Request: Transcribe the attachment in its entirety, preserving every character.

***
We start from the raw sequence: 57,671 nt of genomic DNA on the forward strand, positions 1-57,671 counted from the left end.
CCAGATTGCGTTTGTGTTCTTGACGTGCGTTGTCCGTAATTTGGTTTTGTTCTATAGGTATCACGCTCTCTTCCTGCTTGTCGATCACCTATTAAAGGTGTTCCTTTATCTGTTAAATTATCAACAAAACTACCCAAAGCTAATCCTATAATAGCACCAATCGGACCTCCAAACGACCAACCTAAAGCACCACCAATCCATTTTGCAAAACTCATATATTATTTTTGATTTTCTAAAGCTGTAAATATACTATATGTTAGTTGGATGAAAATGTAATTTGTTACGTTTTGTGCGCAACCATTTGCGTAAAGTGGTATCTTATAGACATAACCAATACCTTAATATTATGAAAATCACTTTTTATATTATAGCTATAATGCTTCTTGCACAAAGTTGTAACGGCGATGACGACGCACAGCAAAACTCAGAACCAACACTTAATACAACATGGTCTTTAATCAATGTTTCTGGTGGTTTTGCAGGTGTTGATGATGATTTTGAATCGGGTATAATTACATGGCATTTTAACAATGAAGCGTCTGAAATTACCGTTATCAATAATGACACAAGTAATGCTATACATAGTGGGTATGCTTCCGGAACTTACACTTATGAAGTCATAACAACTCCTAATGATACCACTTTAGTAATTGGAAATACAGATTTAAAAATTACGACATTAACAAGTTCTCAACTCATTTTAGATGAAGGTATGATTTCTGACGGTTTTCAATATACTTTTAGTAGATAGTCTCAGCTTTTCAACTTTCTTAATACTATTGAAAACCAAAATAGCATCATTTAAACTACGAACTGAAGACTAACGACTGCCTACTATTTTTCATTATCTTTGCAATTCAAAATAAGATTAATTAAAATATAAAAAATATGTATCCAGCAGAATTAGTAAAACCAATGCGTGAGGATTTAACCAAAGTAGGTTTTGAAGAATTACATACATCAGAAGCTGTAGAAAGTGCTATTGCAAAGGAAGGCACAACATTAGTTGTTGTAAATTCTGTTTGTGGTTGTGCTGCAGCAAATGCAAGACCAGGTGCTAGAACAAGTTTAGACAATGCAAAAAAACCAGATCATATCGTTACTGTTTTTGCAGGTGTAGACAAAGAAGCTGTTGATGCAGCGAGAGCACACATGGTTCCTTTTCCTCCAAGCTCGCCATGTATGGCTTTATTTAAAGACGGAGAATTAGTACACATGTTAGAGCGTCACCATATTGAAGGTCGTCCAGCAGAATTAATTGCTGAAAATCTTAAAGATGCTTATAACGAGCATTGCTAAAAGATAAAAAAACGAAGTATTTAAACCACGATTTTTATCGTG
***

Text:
We start from the raw sequence: 57,671 nt of genomic DNA on the forward strand, positions 1-57,671 counted from the left end.
CCAGATTGCGTTTGTGTTCTTGACGTGCGTTGTCCGTAATTTGGTTTTGTTCTATAGGTATCACGCTCTCTTCCTGCTTGTCGATCACCTATTAAAGGTGTTCCTTTATCTGTTAAATTATCAACAAAACTACCCAAAGCTAATCCTATAATAGCACCAATCGGACCTCCAAACGACCAACCTAAAGCACCACCAATCCATTTTGCAAAACTCATATATTATTTTTGATTTTCTAAAGCTGTAAATATACTATATGTTAGTTGGATGAAAATGTAATTTGTTACGTTTTGTGCGCAACCATTTGCGTAAAGTGGTATCTTATAGACATAACCAATACCTTAATATTATGAAAATCACTTTTTATATTATAGCTATAATGCTTCTTGCACAAAGTTGTAACGGCGATGACGACGCACAGCAAAACTCAGAACCAACACTTAATACAACATGGTCTTTAATCAATGTTTCTGGTGGTTTTGCAGGTGTTGATGATGATTTTGAATCGGGTATAATTACATGGCATTTTAACAATGAAGCGTCTGAAATTACCGTTATCAATAATGACACAAGTAATGCTATACATAGTGGGTATGCTTCCGGAACTTACACTTATGAAGTCATAACAACTCCTAATGATACCACTTTAGTAATTGGAAATACAGATTTAAAAATTACGACATTAACAAGTTCTCAACTCATTTTAGATGAAGGTATGATTTCTGACGGTTTTCAATATACTTTTAGTAGATAGTCTCAGCTTTTCAACTTTCTTAATACTATTGAAAACCAAAATAGCATCATTTAAACTACGAACTGAAGACTAACGACTGCCTACTATTTTTCATTATCTTTGCAATTCAAAATAAGATTAATTAAAATATAAAAAATATGTATCCAGCAGAATTAGTAAAACCAATGCGTGAGGATTTAACCAAAGTAGGTTTTGAAGAATTACATACATCAGAAGCTGTAGAAAGTGCTATTGCAAAGGAAGGCACAACATTAGTTGTTGTAAATTCTGTTTGTGGTTGTGCTGCAGCAAATGCAAGACCAGGTGCTAGAACAAGTTTAGACAATGCAAAAAAACCAGATCATATCGTTACTGTTTTTGCAGGTGTAGACAAAGAAGCTGTTGATGCAGCGAGAGCACACATGGTTCCTTTTCCTCCAAGCTCGCCATGTATGGCTTTATTTAAAGACGGAGAATTAGTACACATGTTAGAGCGTCACCATATTGAAGGTCGTCCAGCAGAATTAATTGCTGAAAATCTTAAAGATGCTTATAACGAGCATTGCTAAAAGATAAAAAAACGAAGTATTTAAACCACGATTTTTATCGTG